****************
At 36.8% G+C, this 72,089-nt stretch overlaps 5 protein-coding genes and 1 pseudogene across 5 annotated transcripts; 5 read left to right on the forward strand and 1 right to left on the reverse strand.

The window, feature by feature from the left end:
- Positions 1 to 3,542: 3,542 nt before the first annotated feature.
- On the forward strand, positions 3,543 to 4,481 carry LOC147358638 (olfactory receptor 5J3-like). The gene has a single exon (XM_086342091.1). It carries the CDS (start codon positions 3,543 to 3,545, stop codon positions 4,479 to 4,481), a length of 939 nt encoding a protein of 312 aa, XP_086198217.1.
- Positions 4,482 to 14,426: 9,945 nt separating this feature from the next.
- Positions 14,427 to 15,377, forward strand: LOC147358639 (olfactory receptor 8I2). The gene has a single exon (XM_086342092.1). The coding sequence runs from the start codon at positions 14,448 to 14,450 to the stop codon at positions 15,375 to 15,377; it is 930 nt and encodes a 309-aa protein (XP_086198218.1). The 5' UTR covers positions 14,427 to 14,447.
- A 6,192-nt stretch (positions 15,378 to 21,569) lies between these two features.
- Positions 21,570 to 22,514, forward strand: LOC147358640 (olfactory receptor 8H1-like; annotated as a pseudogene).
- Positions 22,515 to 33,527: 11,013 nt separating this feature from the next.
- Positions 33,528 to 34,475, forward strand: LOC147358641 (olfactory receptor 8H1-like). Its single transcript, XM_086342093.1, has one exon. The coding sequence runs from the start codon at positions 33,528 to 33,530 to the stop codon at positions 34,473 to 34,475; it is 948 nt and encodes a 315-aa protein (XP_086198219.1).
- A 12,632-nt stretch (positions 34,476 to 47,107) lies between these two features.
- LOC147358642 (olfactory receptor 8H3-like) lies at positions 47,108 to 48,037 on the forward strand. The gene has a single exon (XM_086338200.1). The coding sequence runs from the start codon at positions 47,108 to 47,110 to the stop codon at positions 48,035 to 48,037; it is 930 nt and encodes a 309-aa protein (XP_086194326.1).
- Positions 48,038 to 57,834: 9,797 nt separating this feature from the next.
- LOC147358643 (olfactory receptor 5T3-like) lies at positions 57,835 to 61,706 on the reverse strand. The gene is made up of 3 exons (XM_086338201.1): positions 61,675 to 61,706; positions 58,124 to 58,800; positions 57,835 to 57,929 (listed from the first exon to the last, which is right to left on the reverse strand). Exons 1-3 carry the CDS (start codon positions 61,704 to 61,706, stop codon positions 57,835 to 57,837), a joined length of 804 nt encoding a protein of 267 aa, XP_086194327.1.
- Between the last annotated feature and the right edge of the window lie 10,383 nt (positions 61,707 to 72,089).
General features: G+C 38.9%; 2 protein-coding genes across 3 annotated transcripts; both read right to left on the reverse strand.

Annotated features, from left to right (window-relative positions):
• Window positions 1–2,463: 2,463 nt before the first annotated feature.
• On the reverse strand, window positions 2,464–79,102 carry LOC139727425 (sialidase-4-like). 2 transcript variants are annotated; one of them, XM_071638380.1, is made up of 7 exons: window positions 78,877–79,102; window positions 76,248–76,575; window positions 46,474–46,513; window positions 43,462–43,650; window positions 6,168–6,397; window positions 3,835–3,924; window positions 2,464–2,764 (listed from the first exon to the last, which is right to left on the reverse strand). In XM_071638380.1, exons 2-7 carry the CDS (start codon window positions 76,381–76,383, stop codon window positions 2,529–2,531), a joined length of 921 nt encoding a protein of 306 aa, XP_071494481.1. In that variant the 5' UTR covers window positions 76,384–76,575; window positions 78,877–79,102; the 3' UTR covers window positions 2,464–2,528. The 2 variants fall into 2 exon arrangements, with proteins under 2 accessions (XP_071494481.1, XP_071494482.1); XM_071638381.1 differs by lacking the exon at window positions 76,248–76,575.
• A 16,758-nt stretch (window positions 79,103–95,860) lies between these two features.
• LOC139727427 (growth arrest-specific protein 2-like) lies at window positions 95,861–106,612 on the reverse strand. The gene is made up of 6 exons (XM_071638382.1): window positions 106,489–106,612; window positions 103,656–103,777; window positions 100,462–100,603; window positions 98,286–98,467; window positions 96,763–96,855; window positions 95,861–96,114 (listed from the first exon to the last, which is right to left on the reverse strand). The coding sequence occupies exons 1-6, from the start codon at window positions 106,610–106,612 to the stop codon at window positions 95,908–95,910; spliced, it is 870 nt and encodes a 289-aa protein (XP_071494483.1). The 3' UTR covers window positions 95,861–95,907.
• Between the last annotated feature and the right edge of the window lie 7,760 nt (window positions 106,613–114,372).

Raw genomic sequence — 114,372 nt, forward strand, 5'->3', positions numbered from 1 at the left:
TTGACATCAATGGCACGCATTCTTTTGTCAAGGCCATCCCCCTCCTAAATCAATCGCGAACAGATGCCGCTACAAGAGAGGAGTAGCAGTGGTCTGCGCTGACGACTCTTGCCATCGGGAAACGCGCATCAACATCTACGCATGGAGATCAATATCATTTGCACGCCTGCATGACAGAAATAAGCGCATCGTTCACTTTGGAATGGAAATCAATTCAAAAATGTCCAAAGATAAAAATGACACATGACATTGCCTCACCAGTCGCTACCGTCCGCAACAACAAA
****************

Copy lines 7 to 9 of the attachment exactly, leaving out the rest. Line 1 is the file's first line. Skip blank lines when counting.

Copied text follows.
- A 6,192-nt stretch (positions 15,378 to 21,569) lies between these two features.
- Positions 21,570 to 22,514, forward strand: LOC147358640 (olfactory receptor 8H1-like; annotated as a pseudogene).
- Positions 22,515 to 33,527: 11,013 nt separating this feature from the next.